UX Word of the Day: Information Scent

When a crowd forms around a street performer, you become immediately curious, too. You slow down. You stand on your tip-toes to see over people’s heads.

To get someone to be curious online — to scroll or to click — you have to first catch their attention.

Information Scent

Providing an authentic clue or insight into what’s around the corner. “Around the corner” might be on the next page or just below the “fold” — the imaginary line at the bottom of the screen.

I intentionally used the word authentic in my definition, because it’s definitely not about tricking someone into clicking or scrolling. No one ever wins friends using that approach.

In all my years of usability testing, I’ve only seen 2 scenarios where a user doesn’t scroll down the page:

  • They’re not interested in the content
  • Information scent is absent

Here are 2 simple ways to create information scent and curiosity:

1) Smart Layout Choices

White space has numerous benefits — it’s aesthetically pleasing, creates focus, reduces clutter, improves readability — but it has one big natural enemy: the “fold.”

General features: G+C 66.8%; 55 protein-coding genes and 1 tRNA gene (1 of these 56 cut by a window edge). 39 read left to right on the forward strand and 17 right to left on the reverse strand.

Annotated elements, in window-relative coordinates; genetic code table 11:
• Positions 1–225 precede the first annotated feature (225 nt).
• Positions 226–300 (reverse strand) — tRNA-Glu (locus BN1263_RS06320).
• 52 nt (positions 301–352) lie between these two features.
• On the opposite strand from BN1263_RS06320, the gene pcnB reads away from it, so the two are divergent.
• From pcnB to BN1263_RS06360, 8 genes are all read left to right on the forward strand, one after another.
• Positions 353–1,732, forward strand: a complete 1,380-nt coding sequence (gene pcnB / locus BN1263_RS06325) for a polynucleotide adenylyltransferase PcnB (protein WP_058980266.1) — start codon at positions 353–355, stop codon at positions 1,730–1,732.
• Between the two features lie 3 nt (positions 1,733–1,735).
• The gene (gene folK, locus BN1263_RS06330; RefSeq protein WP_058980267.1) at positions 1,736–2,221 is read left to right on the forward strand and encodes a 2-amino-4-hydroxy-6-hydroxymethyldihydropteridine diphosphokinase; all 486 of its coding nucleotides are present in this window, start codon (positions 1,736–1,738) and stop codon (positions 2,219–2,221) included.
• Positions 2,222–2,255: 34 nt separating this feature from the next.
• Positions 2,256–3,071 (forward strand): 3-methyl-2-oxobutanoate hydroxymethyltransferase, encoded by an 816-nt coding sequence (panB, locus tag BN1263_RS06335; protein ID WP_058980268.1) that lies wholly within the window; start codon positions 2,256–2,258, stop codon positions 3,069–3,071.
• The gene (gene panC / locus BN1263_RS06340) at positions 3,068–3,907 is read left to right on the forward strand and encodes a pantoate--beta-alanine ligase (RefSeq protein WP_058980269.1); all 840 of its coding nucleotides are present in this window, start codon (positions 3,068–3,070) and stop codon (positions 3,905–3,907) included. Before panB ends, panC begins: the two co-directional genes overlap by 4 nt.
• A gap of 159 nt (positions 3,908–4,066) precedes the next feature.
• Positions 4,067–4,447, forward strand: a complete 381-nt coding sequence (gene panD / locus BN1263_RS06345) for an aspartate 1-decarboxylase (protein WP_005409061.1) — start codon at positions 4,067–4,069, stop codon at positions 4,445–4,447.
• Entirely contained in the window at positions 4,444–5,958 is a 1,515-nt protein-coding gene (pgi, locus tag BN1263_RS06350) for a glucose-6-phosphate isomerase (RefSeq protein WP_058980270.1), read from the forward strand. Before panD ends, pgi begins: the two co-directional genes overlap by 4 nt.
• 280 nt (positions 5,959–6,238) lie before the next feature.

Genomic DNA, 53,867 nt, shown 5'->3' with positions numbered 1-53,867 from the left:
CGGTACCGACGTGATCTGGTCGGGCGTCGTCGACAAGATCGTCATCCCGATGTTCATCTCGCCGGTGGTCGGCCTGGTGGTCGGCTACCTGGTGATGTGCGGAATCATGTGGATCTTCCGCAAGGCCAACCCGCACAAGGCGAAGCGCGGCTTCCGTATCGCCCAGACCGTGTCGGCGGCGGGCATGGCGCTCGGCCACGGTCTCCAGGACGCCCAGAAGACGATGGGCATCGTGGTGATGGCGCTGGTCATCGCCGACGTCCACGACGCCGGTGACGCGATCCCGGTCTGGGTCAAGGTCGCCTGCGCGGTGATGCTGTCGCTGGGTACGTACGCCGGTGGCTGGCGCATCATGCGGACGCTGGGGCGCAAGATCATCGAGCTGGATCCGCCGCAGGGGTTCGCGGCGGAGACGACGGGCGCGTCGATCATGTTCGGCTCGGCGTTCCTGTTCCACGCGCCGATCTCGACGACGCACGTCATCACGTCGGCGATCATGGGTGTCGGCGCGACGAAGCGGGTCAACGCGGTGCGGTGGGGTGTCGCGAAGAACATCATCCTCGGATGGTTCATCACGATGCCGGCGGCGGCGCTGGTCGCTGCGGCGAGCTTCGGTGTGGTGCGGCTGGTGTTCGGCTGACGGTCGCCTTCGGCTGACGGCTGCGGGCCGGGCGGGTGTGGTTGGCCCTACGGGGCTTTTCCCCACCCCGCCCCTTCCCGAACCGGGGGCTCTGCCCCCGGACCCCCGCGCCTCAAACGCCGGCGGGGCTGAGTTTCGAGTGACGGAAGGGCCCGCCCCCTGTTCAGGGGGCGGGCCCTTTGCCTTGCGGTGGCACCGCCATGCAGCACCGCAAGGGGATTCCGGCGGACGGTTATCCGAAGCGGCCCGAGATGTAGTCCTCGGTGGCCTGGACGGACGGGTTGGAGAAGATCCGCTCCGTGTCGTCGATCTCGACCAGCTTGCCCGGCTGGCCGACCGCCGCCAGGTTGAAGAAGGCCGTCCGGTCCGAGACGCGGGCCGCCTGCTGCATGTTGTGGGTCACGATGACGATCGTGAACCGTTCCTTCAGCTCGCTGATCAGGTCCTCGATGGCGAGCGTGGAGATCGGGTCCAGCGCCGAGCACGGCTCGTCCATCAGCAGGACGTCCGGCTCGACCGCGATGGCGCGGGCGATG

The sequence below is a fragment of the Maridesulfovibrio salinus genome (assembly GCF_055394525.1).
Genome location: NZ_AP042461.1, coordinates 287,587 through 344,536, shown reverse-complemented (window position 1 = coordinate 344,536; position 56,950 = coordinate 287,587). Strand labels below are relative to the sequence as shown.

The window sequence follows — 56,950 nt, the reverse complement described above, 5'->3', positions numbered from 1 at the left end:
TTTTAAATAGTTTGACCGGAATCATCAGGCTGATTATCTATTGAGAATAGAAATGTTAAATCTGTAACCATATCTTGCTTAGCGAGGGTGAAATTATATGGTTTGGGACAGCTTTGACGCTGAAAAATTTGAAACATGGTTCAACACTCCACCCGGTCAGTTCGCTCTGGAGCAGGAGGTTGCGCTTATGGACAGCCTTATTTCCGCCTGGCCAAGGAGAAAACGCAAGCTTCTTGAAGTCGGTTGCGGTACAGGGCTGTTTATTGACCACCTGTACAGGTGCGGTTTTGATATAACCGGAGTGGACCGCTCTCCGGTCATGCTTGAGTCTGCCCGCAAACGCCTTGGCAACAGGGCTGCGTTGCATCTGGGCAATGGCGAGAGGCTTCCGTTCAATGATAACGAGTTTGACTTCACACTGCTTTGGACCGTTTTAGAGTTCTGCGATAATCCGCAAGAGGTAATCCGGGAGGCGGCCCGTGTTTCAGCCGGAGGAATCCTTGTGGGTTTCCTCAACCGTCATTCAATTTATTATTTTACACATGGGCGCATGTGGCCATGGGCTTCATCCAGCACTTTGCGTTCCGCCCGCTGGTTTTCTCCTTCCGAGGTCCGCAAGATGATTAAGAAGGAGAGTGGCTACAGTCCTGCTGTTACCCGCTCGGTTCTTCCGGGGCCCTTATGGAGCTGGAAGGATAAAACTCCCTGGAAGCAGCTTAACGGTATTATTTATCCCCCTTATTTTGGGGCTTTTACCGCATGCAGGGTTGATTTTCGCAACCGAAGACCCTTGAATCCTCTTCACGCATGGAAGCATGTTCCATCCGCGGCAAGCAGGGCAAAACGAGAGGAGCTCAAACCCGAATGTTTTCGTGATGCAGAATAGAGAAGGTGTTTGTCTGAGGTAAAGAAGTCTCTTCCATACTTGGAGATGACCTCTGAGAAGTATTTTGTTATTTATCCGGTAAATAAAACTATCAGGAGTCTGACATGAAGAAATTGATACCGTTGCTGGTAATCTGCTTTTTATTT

Here’s what I mean, jelly bean:

Without Information Scent

no information scent

With Information Scent

with information scent

See the white space between the 2 elements in the top example? To most people, that looks like the bottom of the screen. It lacks a visual indicator to tell the user to keep scrolling.

The “fold” varies from screen to screen, monitor to monitor, so it’s a good idea to ensure the layout adapts to whatever situations are thrown at it.

2) Smart Word Choices

Information scent isn’t just about the layout of the page, it’s also about using crystal clear language. Crystal clear, intriguing language.

Of the following, which one provides better information scent?

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Author: Kristine Remer

June UX is led by Kristine Remer, a CX / UX research and strategy consultant in Minneapolis. She helps companies drive significant business outcomes by finding and solving customer problems. When she's not creating customer journey maps and user personas, Kristine is either kayaking or watching her kids play soccer.